To leave self-consciousness behind and turn to Dhamma is to be part of the lineage of practice that we call Sangha. In that commitment to Dhamma, as the Buddha himself said, is the true veneration of the Tathagata.
|A historical sense grants us the awe to be attentive. After that it can become a burden. Historg begins wherever you choose the events that are significant-and thereby remote, History can never include oneself or the present moment; so we may feel that the Buddhist tradition is apart from us. It's quite an ironysince the place of Dhamma practice is oneself at this present moment - yet how long does it take a monk or nun to feel that they are a real and vital part of Sangha? How many lay people feel that the tradition is outside them, that they can't even visit the monastery without a proper reason: "Don't want to be a nuisance, don't like to intrude" Veneration without insight can easily put the religion high up on a pedestal beyond our reach.|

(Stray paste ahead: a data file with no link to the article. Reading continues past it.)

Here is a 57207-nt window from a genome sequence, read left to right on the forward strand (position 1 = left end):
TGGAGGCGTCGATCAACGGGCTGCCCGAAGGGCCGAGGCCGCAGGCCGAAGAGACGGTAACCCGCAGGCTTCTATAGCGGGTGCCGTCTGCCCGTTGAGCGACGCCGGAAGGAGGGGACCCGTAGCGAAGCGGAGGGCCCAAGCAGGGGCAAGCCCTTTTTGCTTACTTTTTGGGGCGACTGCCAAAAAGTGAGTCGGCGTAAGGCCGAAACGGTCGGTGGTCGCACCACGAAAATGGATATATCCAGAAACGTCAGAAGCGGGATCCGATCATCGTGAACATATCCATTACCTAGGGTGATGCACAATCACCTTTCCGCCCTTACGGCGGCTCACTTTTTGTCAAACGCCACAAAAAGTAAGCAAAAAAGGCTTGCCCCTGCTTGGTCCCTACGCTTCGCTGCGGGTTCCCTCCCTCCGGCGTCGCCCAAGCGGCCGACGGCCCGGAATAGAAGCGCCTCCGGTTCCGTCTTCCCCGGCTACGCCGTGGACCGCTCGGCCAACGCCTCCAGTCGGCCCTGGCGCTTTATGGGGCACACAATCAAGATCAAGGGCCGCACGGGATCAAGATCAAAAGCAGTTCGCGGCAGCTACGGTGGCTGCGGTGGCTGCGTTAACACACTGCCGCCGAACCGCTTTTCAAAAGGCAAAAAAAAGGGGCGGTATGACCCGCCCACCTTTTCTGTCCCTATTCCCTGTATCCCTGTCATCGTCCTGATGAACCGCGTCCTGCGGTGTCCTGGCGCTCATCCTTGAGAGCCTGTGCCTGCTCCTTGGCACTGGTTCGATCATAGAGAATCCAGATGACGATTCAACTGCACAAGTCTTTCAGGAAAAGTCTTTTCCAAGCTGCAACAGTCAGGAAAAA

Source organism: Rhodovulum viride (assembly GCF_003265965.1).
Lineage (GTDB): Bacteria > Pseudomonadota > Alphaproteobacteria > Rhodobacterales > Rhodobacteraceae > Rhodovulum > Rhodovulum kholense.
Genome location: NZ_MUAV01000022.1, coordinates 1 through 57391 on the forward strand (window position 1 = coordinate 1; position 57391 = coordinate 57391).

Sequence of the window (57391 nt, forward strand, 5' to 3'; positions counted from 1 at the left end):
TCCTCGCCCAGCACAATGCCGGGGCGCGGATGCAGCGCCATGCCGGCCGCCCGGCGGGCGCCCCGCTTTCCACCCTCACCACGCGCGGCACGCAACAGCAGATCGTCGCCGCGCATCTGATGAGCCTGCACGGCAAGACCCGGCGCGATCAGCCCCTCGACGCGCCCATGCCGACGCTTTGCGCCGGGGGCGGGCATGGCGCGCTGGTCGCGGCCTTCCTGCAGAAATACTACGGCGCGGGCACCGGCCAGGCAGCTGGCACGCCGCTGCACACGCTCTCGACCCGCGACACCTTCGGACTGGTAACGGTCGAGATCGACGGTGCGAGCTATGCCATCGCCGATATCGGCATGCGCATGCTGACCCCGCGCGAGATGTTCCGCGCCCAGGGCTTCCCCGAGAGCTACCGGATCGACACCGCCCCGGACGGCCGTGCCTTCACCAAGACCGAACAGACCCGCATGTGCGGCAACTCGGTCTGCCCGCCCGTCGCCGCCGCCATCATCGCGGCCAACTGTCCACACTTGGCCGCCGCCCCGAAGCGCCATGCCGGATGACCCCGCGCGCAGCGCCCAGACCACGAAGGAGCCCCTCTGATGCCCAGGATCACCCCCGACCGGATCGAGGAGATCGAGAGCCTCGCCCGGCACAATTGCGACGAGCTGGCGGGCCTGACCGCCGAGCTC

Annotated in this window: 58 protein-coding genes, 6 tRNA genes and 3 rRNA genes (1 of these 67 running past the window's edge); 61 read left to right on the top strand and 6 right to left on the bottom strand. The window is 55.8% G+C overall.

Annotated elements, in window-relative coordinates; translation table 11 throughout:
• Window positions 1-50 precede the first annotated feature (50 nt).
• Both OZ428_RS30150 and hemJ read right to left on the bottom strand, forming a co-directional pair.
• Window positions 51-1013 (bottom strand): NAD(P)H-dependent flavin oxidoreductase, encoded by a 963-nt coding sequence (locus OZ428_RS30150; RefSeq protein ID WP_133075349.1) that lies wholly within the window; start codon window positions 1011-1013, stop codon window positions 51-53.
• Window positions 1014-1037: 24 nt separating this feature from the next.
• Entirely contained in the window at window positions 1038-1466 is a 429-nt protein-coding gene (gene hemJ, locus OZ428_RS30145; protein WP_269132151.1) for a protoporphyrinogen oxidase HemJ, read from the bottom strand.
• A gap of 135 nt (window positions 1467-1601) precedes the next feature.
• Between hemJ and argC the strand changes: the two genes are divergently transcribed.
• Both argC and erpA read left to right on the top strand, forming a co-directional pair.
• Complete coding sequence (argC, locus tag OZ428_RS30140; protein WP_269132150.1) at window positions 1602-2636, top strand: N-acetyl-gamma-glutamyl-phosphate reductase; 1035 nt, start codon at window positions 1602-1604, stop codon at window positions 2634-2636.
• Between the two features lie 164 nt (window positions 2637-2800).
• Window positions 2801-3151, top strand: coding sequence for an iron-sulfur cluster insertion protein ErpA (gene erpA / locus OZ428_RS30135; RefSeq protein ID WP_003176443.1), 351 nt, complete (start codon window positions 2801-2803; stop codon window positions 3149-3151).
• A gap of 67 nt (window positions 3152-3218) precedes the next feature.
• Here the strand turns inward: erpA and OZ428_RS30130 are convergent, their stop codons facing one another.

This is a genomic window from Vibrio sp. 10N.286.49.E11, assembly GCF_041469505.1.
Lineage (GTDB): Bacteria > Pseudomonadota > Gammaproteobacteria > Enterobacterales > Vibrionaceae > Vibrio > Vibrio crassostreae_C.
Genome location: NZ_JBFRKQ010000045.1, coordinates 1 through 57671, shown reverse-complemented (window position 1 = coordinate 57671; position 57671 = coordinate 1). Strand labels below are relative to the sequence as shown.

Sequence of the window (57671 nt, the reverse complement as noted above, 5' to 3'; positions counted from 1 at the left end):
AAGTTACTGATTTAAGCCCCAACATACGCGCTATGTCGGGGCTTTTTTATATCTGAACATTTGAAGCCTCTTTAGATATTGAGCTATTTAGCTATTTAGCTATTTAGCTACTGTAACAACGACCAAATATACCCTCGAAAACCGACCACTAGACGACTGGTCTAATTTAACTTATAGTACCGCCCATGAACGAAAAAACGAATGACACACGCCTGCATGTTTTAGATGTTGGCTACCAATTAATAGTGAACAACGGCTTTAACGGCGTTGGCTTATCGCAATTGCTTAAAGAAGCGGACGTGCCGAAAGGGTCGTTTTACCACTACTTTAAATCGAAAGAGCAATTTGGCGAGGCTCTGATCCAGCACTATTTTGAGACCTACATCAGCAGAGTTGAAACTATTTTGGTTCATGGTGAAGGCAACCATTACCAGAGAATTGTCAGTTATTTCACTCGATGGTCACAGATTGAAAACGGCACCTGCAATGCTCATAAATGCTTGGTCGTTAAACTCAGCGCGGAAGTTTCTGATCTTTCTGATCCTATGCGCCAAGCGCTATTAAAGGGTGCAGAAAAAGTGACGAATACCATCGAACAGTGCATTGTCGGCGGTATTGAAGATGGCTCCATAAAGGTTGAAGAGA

To leave self-consciousness behind and turn to Dhamma is to be part of the lineage of practice that we call Sangha. In that commitment to Dhamma, as the Buddha himself said, is the true veneration of the Tathagata. It is significant for all of us, because it's the same for all of us: in effect we only exclude ourselves from the tradition when we maintain the isolation - and desolation -of self-view.
And over the years one becomes very grateful, personally grateful, for the Buddha's final and unfailingly clear directive: "All compounded things" (monasteries, masters and the moaning mind) "break up - be mindful and keep going!" There's no history in that, and no promise for the future - just a supportive lineage of practice.